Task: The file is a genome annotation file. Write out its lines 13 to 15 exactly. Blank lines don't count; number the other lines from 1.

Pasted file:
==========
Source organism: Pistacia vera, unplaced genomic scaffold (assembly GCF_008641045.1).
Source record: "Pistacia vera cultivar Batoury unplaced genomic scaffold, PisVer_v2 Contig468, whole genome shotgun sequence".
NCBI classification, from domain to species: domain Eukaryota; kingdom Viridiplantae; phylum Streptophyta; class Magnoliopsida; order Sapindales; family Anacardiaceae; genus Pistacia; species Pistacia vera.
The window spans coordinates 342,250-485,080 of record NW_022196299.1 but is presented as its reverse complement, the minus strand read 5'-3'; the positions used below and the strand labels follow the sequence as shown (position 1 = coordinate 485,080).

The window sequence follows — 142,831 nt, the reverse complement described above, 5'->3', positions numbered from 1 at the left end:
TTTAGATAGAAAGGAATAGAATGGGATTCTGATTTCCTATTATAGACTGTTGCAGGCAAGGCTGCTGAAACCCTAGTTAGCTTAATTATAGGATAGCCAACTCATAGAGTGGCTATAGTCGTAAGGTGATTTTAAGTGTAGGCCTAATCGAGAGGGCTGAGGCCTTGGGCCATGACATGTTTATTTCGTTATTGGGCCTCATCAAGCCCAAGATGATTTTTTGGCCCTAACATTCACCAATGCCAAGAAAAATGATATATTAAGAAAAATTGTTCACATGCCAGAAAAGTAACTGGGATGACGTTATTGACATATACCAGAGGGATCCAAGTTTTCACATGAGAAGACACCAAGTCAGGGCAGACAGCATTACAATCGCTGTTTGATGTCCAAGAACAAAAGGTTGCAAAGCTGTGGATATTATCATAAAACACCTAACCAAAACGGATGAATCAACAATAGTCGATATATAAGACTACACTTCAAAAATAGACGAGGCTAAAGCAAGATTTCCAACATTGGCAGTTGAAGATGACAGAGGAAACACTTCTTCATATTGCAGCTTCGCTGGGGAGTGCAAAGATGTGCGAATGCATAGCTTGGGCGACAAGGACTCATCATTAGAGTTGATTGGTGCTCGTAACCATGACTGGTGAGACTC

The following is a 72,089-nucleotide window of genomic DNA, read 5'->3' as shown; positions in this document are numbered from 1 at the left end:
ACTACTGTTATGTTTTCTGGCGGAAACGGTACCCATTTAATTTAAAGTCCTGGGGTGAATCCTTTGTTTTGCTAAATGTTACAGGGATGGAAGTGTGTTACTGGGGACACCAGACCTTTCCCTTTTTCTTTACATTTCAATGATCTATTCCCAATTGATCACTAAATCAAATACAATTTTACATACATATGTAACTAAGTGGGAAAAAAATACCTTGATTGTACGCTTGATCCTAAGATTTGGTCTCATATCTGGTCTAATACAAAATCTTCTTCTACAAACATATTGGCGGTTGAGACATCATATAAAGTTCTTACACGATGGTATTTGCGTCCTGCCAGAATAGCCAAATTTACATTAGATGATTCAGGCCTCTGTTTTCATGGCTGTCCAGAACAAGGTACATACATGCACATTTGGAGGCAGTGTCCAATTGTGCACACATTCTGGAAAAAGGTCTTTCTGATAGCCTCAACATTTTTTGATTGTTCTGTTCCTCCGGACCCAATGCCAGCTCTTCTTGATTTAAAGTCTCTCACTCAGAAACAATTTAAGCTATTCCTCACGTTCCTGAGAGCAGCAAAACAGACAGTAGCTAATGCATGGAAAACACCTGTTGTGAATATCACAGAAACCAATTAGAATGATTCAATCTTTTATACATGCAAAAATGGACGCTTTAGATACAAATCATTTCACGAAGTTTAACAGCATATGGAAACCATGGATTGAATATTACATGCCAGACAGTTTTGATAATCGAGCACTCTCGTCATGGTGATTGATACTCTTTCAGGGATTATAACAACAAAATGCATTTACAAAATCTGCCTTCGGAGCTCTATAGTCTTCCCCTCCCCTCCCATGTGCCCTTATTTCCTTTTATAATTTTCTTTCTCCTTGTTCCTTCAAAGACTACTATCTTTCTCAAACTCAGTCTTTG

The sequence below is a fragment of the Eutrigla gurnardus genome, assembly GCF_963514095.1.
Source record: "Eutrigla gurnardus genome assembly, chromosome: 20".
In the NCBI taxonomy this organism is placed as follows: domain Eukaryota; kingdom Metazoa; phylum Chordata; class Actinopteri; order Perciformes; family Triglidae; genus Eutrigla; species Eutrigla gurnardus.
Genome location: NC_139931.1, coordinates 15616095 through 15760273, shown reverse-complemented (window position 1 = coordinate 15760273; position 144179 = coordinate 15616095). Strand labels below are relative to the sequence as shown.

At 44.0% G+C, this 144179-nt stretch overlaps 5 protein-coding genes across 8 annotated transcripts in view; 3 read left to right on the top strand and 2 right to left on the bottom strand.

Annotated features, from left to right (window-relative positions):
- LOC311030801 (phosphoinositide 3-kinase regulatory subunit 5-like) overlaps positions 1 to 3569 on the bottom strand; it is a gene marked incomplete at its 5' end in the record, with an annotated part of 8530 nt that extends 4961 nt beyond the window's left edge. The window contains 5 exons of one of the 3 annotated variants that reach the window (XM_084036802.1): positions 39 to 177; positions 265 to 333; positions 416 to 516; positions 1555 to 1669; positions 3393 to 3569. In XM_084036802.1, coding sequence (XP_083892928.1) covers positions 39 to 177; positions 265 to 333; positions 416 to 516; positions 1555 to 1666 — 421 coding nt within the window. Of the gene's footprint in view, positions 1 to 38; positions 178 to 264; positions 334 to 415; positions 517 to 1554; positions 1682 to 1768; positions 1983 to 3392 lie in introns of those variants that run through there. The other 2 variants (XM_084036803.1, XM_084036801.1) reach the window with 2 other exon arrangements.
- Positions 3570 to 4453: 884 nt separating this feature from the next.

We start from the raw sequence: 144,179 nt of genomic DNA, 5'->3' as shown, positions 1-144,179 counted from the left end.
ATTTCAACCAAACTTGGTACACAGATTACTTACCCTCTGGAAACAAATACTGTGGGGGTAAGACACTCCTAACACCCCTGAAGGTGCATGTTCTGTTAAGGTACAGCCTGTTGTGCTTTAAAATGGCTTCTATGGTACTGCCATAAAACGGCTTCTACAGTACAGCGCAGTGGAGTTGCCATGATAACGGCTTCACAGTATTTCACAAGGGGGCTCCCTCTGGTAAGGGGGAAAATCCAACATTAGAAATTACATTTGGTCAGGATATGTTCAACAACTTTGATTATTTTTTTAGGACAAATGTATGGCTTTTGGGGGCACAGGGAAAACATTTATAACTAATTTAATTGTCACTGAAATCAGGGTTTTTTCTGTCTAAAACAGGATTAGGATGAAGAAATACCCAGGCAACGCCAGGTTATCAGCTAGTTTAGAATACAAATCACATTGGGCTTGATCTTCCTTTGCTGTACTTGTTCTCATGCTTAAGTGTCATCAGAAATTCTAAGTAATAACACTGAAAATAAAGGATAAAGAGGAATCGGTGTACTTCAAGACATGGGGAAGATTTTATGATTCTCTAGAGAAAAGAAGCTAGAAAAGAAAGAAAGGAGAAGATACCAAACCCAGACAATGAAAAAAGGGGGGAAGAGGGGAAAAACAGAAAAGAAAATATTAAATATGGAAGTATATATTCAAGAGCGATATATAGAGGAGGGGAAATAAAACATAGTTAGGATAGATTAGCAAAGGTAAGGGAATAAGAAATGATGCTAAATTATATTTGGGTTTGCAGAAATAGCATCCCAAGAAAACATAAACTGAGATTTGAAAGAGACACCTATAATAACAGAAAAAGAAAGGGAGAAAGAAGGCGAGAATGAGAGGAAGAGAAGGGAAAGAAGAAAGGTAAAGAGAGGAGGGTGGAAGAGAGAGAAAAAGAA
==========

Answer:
At 44.0% G+C, this 144179-nt stretch overlaps 5 protein-coding genes across 8 annotated transcripts in view; 3 read left to right on the top strand and 2 right to left on the bottom strand.

Annotated features, from left to right (window-relative positions):
- LOC311030801 (phosphoinositide 3-kinase regulatory subunit 5-like) overlaps positions 1 to 3569 on the bottom strand; it is a gene marked incomplete at its 5' end in the record, with an annotated part of 8530 nt that extends 4961 nt beyond the window's left edge. The window contains 5 exons of one of the 3 annotated variants that reach the window (XM_084036802.1): positions 39 to 177; positions 265 to 333; positions 416 to 516; positions 1555 to 1669; positions 3393 to 3569. In XM_084036802.1, coding sequence (XP_083892928.1) covers positions 39 to 177; positions 265 to 333; positions 416 to 516; positions 1555 to 1666 — 421 coding nt within the window. Of the gene's footprint in view, positions 1 to 38; positions 178 to 264; positions 334 to 415; positions 517 to 1554; positions 1682 to 1768; positions 1983 to 3392 lie in introns of those variants that run through there. The other 2 variants (XM_084036803.1, XM_084036801.1) reach the window with 2 other exon arrangements.